Also if it was cold outside and you did not have a rigourous boil could the sulfur compounds from the mash not have boiled off?
Title: Re: 2 beers, 2 yeasts, same nasty sulfur smell and taste
Post by: HoosierBrew on February 07, 2013, 05:18:01 PM
I have also had mild sulfur with 3068 during primary.  Always dissipates quickly for me.
Title: Re: 2 beers, 2 yeasts, same nasty sulfur smell and taste
Post by: topher.bartos on February 07, 2013, 06:59:21 PM
+1 to conditioning the beer longer.
Title: 2 beers, 2 yeasts, same nasty sulfur smell and taste
Post by: hulkavitch on February 07, 2013, 09:03:34 PM
would a tranfer to secondary help with this problem? Getting the beer off of the yeast cake...
Title: Re: 2 beers, 2 yeasts, same nasty sulfur smell and taste
Post by: kramerog on February 07, 2013, 09:22:38 PM
would a tranfer to secondary help with this problem? Getting the beer off of the yeast cake...

If you are getting the eggy sulfur smell, a transfer to secondary can be helpful as the eggy odor will be stripped out by the carbon dioxide that will be lost during the transfer.  However, getting the beer off the yeast cake is generally not helpful for green home brews as the yeast reabsorbs some undesirable taste/odor compounds at the end of primary fermentation like diacetyl.
Title: Re: 2 beers, 2 yeasts, same nasty sulfur smell and taste
Post by: topher.bartos on February 07, 2013, 11:56:58 PM
Well, increasing the yeast activity prior to bottling will help as well.

1. Agitate the beer without oxidation.
2. Increase the fermentation temperature.

I've heard of brewers injecting some CO2 into the bottom of the fermentor. CO2 helps to allow off-flavors to escape. Just don't confuse CO2 with Oxygen, you'll oxidize your beer and you'll end up drinking cardboard.

Both of those things might help to increase the yeast activity. When yeast are more active more CO2 will escape releasing the sulfur compounds. Perhaps you are bottling too early for this to happen?
Title: Re: 2 beers, 2 yeasts, same nasty sulfur smell and taste
Post by: mpietropaoli on April 29, 2013, 11:57:26 PM
Regular poster on  here, but found this thread on a google search (I am having a similar problem)...though I was originally trying to turn this beer around in about 9 days for a party...not looking too good right now.  The beer has a real clean, fresh, wheaty, citrusy aroma, but I am getting a weird sulfury, almost papery/cardboardy oxidized aroma.  The taste starts out really bright, but ends with a strange (and slight) farty thing thats somewhere between eggs and paper. 

Not contained in the notes below:
-1L starter, decanted, made additional 1L starter and pitched when active (entire starter with starter beer of 2nd step)--borderline overpitch so the beer would finish quicker
-cold-pitched at 66* (partially due to the fact that I likely pitched about 1.3x the recommended amount), fermented there for 3 days, raised to 68, checked sample, gravity was down to 1.011, ramped to 70 after 5 days (today), might consider going to 72* tomorrow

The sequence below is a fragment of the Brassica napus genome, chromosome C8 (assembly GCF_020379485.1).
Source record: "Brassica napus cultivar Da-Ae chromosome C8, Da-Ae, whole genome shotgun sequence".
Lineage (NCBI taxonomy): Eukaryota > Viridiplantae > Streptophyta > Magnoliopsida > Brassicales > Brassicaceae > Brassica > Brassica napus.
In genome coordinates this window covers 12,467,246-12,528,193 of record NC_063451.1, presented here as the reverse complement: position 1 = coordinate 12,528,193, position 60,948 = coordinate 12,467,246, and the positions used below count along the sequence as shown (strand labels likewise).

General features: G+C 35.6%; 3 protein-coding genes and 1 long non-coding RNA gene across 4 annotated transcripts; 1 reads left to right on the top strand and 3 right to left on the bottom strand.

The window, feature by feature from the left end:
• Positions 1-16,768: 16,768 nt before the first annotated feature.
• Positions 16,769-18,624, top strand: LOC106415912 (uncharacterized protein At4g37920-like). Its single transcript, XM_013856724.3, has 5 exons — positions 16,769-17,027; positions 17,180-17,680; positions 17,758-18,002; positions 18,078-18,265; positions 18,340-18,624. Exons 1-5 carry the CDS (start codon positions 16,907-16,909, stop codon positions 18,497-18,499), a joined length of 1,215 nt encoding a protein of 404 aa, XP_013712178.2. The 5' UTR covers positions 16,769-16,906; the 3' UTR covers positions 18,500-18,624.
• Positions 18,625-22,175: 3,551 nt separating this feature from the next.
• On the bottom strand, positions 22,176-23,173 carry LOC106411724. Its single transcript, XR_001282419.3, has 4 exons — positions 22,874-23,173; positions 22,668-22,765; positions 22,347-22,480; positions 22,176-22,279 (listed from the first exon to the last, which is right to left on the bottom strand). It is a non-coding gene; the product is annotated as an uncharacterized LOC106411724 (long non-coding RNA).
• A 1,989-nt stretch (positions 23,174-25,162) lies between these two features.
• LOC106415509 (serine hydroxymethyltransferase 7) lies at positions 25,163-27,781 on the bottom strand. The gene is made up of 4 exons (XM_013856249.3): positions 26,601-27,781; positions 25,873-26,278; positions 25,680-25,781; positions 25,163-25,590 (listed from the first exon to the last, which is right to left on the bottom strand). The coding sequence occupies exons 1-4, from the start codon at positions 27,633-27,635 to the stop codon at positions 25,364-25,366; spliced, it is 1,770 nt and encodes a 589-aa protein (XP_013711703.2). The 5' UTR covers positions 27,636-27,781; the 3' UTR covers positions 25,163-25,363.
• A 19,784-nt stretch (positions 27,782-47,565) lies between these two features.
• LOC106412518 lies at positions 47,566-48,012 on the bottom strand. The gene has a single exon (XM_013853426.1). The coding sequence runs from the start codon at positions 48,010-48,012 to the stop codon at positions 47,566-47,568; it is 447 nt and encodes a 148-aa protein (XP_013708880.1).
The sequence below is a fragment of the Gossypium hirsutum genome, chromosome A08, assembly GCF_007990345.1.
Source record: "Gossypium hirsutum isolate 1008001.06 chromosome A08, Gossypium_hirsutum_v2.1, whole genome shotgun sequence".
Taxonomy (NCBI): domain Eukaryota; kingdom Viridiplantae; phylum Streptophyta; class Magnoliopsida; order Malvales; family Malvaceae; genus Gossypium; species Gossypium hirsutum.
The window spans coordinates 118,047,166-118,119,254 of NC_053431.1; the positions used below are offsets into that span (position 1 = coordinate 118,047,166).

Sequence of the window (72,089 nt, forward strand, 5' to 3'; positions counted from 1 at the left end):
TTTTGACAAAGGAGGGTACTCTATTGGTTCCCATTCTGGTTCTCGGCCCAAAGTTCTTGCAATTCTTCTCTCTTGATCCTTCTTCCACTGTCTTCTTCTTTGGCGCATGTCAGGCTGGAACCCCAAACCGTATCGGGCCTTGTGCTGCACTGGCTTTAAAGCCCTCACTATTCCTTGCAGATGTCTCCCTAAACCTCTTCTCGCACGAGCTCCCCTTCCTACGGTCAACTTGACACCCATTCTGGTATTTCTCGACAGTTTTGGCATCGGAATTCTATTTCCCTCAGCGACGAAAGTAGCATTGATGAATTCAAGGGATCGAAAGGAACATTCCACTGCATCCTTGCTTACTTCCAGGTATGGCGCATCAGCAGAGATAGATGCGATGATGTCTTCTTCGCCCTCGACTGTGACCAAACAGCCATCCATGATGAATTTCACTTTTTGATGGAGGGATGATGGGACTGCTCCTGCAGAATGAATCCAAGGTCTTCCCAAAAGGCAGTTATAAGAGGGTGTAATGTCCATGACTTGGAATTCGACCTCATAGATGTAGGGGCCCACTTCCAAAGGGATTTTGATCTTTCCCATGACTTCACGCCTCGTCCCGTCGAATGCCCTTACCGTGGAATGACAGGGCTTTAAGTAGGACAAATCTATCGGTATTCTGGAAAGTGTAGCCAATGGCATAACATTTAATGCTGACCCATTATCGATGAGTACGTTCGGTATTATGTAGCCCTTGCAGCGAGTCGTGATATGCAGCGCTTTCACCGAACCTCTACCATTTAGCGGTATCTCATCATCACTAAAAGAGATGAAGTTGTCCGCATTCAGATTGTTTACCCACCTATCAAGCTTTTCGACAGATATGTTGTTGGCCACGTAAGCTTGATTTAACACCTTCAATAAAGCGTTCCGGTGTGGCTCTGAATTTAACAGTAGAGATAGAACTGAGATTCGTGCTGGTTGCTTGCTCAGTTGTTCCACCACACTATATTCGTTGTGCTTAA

-15min Protein rest @ 122, 5 min decoction to 155*, sacc rest 65 minutes, decoction to mash out, single batch sparge
-used centennial to try to get some citrus in the beer from another 'angle'
-the wort smelled so amazingly delicious when I pitched (almost like a fruity muffin of some sort), I ran to a buddy's to pick up some distillery-grade fermcap, which I was convinced would help keep some of the post-boil aroma goodness in the beer (it didn't....would love to know how to retain more of the aromas this beer had). 

Even in tasting between today and yesterday, it seems as though the sulfur might have dissipated a bit.  Or maybe it was the silicone fermcap of death that I added that's going to kill me. 

Would love to hear if the OP's sulfur problem subsided...


Wit and Wisdom
16-A Witbier
Author: mcp

Size: 6.0 gal @ 68 °F
Efficiency: 75.0%
Attenuation: 75.0%
Calories: 174.35 kcal per 12.0 fl oz

Original Gravity: 1.052 (1.044 - 1.052)
Terminal Gravity: 1.013 (1.008 - 1.012)
Color: 4.58 (2.0 - 4.0)
Alcohol: 5.15% (4.5% - 5.5%)
Bitterness: 13.4 (10.0 - 20.0)

Ingredients:
5.5 lb (45.8%) Bohemian Pilsner Malt - added during mash
5 lb (41.7%) Wheat Flaked - added during mash
.5 lb (4.2%) Munich Malt - added during mash
1 lb (8.3%) Oats Flaked - added during mash
.25 oz (50.0%) Centennial (10.0%) - added during boil, boiled 60 m
.25 oz (50.0%) Centennial (10.0%) - added during boil, boiled 30 m
1.5 oz Orange zest - added during boil, boiled 1 m
.4 oz Corriander crushed - added during boil, boiled 1 m
.5 oz Chamomile (dried) - added during boil, boiled 1.0 m
1.0 ea White Labs WLP410 Belgian Wit II Ale

Schedule:
Ambient Air: 70.0 °F
Source Water: 60.0 °F
Elevation: 0.0 m


Notes
added chamomile tea and zest in muslin bag at 30 seconds wort smelled great, seems like a lot of aroma blew off with fermentation (though silicone added to cap krausen)

Results generated by BeerTools Pro 1.5.24
Title: Re: 2 beers, 2 yeasts, same nasty sulfur smell and taste